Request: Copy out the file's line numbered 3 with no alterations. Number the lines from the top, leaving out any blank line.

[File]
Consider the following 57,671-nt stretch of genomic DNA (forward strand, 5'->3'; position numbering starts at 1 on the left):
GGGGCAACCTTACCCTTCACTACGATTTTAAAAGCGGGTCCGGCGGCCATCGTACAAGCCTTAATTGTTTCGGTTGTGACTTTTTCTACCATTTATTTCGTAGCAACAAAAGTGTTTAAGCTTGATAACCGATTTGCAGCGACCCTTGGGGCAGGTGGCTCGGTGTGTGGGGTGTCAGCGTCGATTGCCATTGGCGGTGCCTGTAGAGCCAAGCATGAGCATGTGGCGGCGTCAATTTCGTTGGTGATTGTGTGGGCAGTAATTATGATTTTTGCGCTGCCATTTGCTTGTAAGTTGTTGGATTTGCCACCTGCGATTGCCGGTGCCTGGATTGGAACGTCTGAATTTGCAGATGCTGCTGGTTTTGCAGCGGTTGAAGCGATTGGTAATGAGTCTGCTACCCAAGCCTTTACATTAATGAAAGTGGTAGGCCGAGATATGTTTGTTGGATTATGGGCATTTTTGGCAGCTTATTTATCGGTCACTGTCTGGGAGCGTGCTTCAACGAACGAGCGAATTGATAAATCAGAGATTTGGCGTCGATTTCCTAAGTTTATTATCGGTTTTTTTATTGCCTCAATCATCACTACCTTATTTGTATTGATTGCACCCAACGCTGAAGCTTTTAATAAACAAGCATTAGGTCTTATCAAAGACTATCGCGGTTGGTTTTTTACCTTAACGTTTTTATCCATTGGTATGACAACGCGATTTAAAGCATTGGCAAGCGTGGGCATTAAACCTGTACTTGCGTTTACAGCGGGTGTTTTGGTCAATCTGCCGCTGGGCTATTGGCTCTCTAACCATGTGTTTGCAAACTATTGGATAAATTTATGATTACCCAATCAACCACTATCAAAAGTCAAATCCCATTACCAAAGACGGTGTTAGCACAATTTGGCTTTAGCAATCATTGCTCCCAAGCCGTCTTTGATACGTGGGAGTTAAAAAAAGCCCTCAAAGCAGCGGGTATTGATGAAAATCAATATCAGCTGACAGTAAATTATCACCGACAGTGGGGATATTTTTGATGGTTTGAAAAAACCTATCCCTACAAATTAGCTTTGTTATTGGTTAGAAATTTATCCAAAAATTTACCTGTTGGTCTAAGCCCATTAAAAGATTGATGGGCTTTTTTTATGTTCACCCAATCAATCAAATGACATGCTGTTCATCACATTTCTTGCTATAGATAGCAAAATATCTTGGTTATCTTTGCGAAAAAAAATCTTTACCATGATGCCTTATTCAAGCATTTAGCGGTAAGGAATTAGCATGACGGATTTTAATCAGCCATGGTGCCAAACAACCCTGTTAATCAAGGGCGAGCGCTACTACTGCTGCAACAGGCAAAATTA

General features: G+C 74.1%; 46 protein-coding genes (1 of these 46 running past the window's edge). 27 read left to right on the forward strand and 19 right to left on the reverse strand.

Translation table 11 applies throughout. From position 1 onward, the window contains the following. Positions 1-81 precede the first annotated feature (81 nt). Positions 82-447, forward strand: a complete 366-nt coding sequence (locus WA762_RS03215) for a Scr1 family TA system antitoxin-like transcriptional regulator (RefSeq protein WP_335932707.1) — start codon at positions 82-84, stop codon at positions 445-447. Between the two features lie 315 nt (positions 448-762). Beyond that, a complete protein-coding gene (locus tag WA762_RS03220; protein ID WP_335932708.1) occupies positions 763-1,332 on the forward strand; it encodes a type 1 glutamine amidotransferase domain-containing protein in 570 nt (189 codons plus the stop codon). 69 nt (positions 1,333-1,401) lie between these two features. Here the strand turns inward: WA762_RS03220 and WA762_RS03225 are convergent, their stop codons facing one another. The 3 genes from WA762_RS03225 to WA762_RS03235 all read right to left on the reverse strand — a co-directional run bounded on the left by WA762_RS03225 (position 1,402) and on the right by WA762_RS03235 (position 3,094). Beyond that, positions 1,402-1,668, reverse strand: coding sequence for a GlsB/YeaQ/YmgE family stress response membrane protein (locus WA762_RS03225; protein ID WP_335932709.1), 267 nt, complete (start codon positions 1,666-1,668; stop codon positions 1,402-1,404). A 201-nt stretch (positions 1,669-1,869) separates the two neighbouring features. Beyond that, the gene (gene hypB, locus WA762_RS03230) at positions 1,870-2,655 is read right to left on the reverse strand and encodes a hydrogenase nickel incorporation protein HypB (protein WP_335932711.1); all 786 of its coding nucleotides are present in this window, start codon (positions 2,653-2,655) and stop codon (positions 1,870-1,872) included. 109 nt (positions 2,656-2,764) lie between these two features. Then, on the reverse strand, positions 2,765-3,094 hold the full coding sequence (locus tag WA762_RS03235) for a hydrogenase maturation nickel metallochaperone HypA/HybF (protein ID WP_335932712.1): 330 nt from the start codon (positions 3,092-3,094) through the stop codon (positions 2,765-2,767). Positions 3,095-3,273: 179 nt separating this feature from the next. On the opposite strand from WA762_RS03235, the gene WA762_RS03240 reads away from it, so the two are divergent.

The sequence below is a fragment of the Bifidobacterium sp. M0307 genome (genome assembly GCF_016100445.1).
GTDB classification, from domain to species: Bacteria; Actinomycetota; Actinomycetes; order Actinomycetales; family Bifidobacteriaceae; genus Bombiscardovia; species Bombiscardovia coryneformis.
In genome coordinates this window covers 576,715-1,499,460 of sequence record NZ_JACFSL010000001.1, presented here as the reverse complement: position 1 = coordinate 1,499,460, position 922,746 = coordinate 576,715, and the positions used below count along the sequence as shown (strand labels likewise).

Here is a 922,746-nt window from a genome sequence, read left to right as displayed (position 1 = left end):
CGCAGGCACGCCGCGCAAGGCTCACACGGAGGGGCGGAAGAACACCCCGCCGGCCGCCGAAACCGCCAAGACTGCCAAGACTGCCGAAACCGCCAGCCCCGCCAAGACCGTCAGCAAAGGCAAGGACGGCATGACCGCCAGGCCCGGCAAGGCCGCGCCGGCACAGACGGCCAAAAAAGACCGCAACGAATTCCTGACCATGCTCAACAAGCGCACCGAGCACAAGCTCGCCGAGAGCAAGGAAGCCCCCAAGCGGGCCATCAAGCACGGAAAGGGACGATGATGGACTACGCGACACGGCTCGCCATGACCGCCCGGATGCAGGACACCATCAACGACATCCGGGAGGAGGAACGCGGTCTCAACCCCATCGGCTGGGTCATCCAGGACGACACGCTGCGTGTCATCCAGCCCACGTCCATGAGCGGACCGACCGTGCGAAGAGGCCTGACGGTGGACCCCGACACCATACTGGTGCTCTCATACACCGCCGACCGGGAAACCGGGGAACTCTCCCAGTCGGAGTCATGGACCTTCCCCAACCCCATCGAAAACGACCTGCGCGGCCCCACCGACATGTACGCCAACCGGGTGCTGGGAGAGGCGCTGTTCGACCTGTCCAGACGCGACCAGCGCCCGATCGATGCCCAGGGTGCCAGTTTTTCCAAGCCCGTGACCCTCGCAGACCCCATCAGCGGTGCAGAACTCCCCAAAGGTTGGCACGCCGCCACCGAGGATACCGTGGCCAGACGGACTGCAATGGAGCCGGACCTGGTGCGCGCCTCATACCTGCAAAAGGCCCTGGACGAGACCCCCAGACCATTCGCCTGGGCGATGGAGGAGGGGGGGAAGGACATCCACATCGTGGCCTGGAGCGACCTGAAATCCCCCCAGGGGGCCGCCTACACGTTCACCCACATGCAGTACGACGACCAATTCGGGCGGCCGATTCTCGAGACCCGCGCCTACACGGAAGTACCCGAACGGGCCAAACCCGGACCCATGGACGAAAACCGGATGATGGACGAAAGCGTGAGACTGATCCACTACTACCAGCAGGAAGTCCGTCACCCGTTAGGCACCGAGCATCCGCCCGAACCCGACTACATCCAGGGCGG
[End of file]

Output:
General features: G+C 74.1%; 46 protein-coding genes (1 of these 46 running past the window's edge). 27 read left to right on the forward strand and 19 right to left on the reverse strand.